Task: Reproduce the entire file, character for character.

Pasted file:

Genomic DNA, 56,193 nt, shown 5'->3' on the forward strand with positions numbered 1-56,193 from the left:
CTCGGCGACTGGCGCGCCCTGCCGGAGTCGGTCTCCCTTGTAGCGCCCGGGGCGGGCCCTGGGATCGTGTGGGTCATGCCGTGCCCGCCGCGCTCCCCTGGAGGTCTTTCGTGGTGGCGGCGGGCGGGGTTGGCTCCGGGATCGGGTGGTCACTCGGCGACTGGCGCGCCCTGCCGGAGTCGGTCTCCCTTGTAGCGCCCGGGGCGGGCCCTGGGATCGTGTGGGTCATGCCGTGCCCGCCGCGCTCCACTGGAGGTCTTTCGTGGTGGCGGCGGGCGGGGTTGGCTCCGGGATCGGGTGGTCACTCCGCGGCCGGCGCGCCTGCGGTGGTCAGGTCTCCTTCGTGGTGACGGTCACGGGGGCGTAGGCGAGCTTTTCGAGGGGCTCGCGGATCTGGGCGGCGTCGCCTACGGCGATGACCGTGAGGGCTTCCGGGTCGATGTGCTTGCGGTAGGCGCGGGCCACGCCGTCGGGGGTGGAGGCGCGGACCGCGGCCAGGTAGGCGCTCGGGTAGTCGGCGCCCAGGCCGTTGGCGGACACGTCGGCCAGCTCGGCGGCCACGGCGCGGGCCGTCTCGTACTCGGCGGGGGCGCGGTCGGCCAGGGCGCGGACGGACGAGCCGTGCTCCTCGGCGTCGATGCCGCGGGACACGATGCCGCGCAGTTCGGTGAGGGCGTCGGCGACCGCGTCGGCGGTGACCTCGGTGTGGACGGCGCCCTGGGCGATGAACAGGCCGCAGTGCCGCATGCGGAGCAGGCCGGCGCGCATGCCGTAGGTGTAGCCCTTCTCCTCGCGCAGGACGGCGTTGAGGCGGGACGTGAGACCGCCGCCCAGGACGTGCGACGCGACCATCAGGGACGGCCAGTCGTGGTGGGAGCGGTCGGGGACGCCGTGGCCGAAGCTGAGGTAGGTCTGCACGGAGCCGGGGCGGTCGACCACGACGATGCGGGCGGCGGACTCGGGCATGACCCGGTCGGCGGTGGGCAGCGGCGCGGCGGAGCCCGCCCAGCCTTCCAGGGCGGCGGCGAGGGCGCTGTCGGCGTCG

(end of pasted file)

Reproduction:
Genomic DNA, 56,193 nt, shown 5'->3' on the forward strand with positions numbered 1-56,193 from the left:
CTCGGCGACTGGCGCGCCCTGCCGGAGTCGGTCTCCCTTGTAGCGCCCGGGGCGGGCCCTGGGATCGTGTGGGTCATGCCGTGCCCGCCGCGCTCCCCTGGAGGTCTTTCGTGGTGGCGGCGGGCGGGGTTGGCTCCGGGATCGGGTGGTCACTCGGCGACTGGCGCGCCCTGCCGGAGTCGGTCTCCCTTGTAGCGCCCGGGGCGGGCCCTGGGATCGTGTGGGTCATGCCGTGCCCGCCGCGCTCCACTGGAGGTCTTTCGTGGTGGCGGCGGGCGGGGTTGGCTCCGGGATCGGGTGGTCACTCCGCGGCCGGCGCGCCTGCGGTGGTCAGGTCTCCTTCGTGGTGACGGTCACGGGGGCGTAGGCGAGCTTTTCGAGGGGCTCGCGGATCTGGGCGGCGTCGCCTACGGCGATGACCGTGAGGGCTTCCGGGTCGATGTGCTTGCGGTAGGCGCGGGCCACGCCGTCGGGGGTGGAGGCGCGGACCGCGGCCAGGTAGGCGCTCGGGTAGTCGGCGCCCAGGCCGTTGGCGGACACGTCGGCCAGCTCGGCGGCCACGGCGCGGGCCGTCTCGTACTCGGCGGGGGCGCGGTCGGCCAGGGCGCGGACGGACGAGCCGTGCTCCTCGGCGTCGATGCCGCGGGACACGATGCCGCGCAGTTCGGTGAGGGCGTCGGCGACCGCGTCGGCGGTGACCTCGGTGTGGACGGCGCCCTGGGCGATGAACAGGCCGCAGTGCCGCATGCGGAGCAGGCCGGCGCGCATGCCGTAGGTGTAGCCCTTCTCCTCGCGCAGGACGGCGTTGAGGCGGGACGTGAGACCGCCGCCCAGGACGTGCGACGCGACCATCAGGGACGGCCAGTCGTGGTGGGAGCGGTCGGGGACGCCGTGGCCGAAGCTGAGGTAGGTCTGCACGGAGCCGGGGCGGTCGACCACGACGATGCGGGCGGCGGACTCGGGCATGACCCGGTCGGCGGTGGGCAGCGGCGCGGCGGAGCCCGCCCAGCCTTCCAGGGCGGCGGCGAGGGCGCTGTCGGCGTCG